PGD is a highly accurate technique, with success rates exceeding 90% in detecting genetic abnormalities. The precision of PGD enhances the likelihood of a healthy pregnancy and reduces the risk of passing on hereditary diseases.
PGD is designed to have minimal impact on embryos. The removal of a single cell for genetic analysis is carefully conducted to ensure the embryo’s overall health and development remain unaffected. Studies have shown that PGD does not cause significant harm to embryos.
The following are among the many possible diagnoses that could be detected by PGD:
Amyotrophic Lateral Sclerosis (ALS)
Becker Muscular Dystrophy
Coffin Lowry syndrome
Complete and Partial androgen insensitivity syndrome (CAIS and PAIS)
Congenital Cystic Fibrosis
Factor 9 Deficiency
Factor 8 Deficiency
Fragile X Syndrome
Glucose-6-phosphate dehydrogenase deficiency (G6PD)
Glycogen Storage Disease
Haemophilia A and B
Hypohidrotic Ectodermal Dysplasia
Diabetes Insipidus (DI)
XXY (Klinefelter’s Syndrome)
Lesch-Nyhan syndrome (LNS)
Nonsyndromic deafness and X-linked nonsyndromic deafness
Occipital horn syndrome
Sickle Cell Anaemia
Siderius X-linked mental retardation syndrome
von Willebrand Disease
Severe Combined Immunodeficiency (SCID)
In order to perform PGD at Cyprus IVF Centre, all clients must undergo in vitro fertilisation regardless of fertility status. The prospective mother or egg donor will be hormonally induced to produce excess follicles for IVF egg retrieval, which will then be joined with sperm from the father or sperm donor as per a regular IVF process to create embryos. After three days in the incubator, the embryos should eventually develop into its eight-cell stage (morula). Routine cell biopsy testing on these cells shall be performed to determine whether they are normal and healthy. A normal finding in the sampled cells will essentially infer that the source embryo is healthy and would ultimately give rise to healthy babies.
In short, no. The DNA sample extraction process affects the cell membrane to the point that any other DNA testing can’t be performed accurately.
PGD is done before the embryo’s genetic material becomes “active”. As the cells are identical at this stage, they each have the potential to become any part of the baby and therefore completely safe.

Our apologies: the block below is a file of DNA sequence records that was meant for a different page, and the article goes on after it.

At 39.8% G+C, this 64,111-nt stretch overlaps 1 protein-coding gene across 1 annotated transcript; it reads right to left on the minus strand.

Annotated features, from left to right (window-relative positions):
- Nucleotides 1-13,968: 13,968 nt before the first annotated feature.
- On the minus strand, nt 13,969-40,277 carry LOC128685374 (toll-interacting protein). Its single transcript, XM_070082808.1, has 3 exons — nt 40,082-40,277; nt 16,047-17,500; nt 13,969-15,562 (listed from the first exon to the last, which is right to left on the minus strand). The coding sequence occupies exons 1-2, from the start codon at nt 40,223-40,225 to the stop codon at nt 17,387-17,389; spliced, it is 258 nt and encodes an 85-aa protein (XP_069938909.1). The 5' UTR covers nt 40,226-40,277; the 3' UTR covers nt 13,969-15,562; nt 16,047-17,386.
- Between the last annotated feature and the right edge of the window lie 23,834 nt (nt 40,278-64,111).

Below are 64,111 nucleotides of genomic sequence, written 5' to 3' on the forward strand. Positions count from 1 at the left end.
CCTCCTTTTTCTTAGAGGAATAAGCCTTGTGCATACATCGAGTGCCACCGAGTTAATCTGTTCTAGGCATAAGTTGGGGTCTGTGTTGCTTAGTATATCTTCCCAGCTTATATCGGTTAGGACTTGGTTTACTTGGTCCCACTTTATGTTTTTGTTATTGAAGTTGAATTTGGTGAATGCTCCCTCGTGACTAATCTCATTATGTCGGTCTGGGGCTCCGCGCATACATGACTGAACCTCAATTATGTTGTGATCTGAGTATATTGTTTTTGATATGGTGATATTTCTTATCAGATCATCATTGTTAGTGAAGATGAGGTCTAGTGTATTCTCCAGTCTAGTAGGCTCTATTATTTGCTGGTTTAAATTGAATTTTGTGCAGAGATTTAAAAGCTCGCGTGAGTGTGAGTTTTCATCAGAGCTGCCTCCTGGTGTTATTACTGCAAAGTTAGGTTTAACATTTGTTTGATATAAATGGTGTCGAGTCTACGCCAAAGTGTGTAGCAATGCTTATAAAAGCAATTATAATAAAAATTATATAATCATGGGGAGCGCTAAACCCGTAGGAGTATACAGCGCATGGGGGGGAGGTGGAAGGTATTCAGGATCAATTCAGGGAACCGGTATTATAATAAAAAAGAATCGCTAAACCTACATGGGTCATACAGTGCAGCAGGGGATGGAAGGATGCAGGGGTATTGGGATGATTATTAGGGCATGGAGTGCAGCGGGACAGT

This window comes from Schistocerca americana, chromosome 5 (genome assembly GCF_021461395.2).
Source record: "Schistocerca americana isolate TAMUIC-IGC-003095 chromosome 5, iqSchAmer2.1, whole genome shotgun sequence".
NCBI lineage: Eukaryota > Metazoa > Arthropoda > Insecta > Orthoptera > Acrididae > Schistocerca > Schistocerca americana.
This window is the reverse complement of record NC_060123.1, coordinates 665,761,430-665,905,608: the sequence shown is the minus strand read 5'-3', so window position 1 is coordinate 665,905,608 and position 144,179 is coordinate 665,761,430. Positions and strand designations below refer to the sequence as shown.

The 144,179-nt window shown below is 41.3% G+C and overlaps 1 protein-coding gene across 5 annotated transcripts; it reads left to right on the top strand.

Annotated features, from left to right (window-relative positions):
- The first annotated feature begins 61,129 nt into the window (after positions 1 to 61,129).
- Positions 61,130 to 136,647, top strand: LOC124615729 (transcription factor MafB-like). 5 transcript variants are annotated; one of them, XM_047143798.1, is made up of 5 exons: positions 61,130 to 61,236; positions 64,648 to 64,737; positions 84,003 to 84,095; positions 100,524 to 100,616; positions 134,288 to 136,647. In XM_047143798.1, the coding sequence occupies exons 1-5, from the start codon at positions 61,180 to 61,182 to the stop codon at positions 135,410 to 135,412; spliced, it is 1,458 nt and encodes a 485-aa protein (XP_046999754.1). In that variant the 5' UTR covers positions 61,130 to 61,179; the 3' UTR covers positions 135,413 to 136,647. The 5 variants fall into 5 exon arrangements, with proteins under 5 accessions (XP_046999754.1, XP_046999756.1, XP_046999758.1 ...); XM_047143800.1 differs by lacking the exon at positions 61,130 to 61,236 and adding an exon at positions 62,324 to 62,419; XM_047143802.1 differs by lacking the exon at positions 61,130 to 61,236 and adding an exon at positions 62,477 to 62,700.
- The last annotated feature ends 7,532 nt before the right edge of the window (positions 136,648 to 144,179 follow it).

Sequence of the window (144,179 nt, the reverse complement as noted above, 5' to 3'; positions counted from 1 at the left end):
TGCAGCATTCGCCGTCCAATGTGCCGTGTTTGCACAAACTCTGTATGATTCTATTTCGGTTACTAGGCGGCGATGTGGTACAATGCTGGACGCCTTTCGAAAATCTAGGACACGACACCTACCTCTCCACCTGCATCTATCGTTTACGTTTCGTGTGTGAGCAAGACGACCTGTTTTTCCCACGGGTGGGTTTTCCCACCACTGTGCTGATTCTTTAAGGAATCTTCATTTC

Embryos are created in the laboratory as per the usual IVF procedure, joining eggs and sperm. Then the fertilised embryos are incubated for three days. On the third day, a PGD biopsy is performed by removing one or two cells from the embryo as samples and the genetic materials from the nucleus of the cells are tested for the presence of any abnormalities. On the fifth day, the fertility specialist will thoroughly discuss the completed test results with you and guide you on the selection process of the embryo before uterine transfer.
PGD is done at the eight-cell stage of development. The embryologist at our fertility clinic selects a normal looking embryo and samples one or two cells for testing. The selected embryo is placed in a powerful microscope where a laser is beamed towards its outer membrane (zona pellucida) to create a tiny opening on the membrane. From the tiny opening, the cells will be aspirated for testing. The hole in the membrane closes automatically after the procedure, preventing additional cells from falling out.
The genetic material that needs to be tested is found in the nucleus, so if the sampled cells do not contain a nucleus or the nucleus breaks open, the testing will be inconclusive. This doesn’t mean that the embryo is genetically unhealthy, but it cannot be confirmed.
Sometimes, the sampled cells may contain two nuclei. This irregularity may mean a genetic abnormality in the embryo or could be normal in cases where the sampling was collected at the time of active cell division by less experienced embryologists.
PGD at Cyprus IVF Centre is quicker than other genetic testing methodologies as it should be done within 48 hours from sampling. To test the cells in PGD, our fertility clinic uses Fluorescence in-situ Hybridization (FISH) to facilitate its speedy analysis in time for a day-5 embryo transfer.
In the FISH technique, a small DNA probe is used with a powerful microscope to recognise unique chromosomal patterns which light up or fluoresce upon contact with the probe during observation. The DNA probe shines light in various colours allowing multiple chromosomes to be tested simultaneously.
For our PGD process at Cyprus IVF Centre, the fertility doctor and team use a 5-probe FISH method that screens the five most important chromosomes – X, Y, 13, 18, and 21. Irregularities in these chromosomes will usually result in the most common genetic abnormalities observed in humans. Normal cells will present with 2 FISH signals or fluorescence on each numbered chromosome. In sex chromosomes, a double X signal for female, and an X and a Y signal for a male. This particular FISH method can fluoresce 5 chromosomes at a time and then can be washed and the next 5 chromosomes can be illuminated by the DNA probes. The repeated washing and testing will enable the 5-probe FISH method to test the rest of the DNA sequence. On the downside, the probe washing process can affect the integrity of the chromosomes tested and the accuracy of the test results as a whole. For this reason, only the five most important chromosomes are tested.
During PGD, any normal looking embryo has the potential to be transferred. However, some embryo samples that appear to be normal upon genetic examination may physically present abnormally and fragment spontaneously. In the same way, embryos that may appear physically normal can still be defective genetically. Because of these variations in embryo testing, the PGD criteria at Cyprus Fertility Centre requires embryos to be normal both physically and genetically for them to qualify for uterine transfer.
Our fertility doctor will fully explain the results to you and advise you on how many embryos to be transferred in order to promote successful embryo implantation – three to four being the optimal number of blastocysts for IVF success.